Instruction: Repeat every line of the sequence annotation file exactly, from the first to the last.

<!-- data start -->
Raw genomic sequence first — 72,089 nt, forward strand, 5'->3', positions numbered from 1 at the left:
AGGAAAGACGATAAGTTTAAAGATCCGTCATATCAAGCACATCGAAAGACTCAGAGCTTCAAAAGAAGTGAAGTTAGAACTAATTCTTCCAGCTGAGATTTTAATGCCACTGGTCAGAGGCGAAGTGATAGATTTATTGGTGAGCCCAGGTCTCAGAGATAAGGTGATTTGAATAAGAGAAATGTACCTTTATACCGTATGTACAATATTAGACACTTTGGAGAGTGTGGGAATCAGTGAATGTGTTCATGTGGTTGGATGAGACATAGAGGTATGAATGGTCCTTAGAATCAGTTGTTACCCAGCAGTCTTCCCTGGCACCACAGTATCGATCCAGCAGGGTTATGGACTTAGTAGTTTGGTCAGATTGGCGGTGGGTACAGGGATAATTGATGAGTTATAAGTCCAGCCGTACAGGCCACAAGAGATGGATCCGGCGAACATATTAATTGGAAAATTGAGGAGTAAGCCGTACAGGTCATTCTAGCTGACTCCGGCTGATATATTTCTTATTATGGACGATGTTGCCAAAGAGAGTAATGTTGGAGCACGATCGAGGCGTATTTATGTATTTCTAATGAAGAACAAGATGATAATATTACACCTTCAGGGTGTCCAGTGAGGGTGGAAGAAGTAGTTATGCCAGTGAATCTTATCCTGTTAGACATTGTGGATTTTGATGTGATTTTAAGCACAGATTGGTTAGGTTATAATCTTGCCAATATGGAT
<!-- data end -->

Raw genomic sequence first — 72,089 nt, forward strand, 5'->3', positions numbered from 1 at the left:
AGGAAAGACGATAAGTTTAAAGATCCGTCATATCAAGCACATCGAAAGACTCAGAGCTTCAAAAGAAGTGAAGTTAGAACTAATTCTTCCAGCTGAGATTTTAATGCCACTGGTCAGAGGCGAAGTGATAGATTTATTGGTGAGCCCAGGTCTCAGAGATAAGGTGATTTGAATAAGAGAAATGTACCTTTATACCGTATGTACAATATTAGACACTTTGGAGAGTGTGGGAATCAGTGAATGTGTTCATGTGGTTGGATGAGACATAGAGGTATGAATGGTCCTTAGAATCAGTTGTTACCCAGCAGTCTTCCCTGGCACCACAGTATCGATCCAGCAGGGTTATGGACTTAGTAGTTTGGTCAGATTGGCGGTGGGTACAGGGATAATTGATGAGTTATAAGTCCAGCCGTACAGGCCACAAGAGATGGATCCGGCGAACATATTAATTGGAAAATTGAGGAGTAAGCCGTACAGGTCATTCTAGCTGACTCCGGCTGATATATTTCTTATTATGGACGATGTTGCCAAAGAGAGTAATGTTGGAGCACGATCGAGGCGTATTTATGTATTTCTAATGAAGAACAAGATGATAATATTACACCTTCAGGGTGTCCAGTGAGGGTGGAAGAAGTAGTTATGCCAGTGAATCTTATCCTGTTAGACATTGTGGATTTTGATGTGATTTTAAGCACAGATTGGTTAGGTTATAATCTTGCCAATATGGAT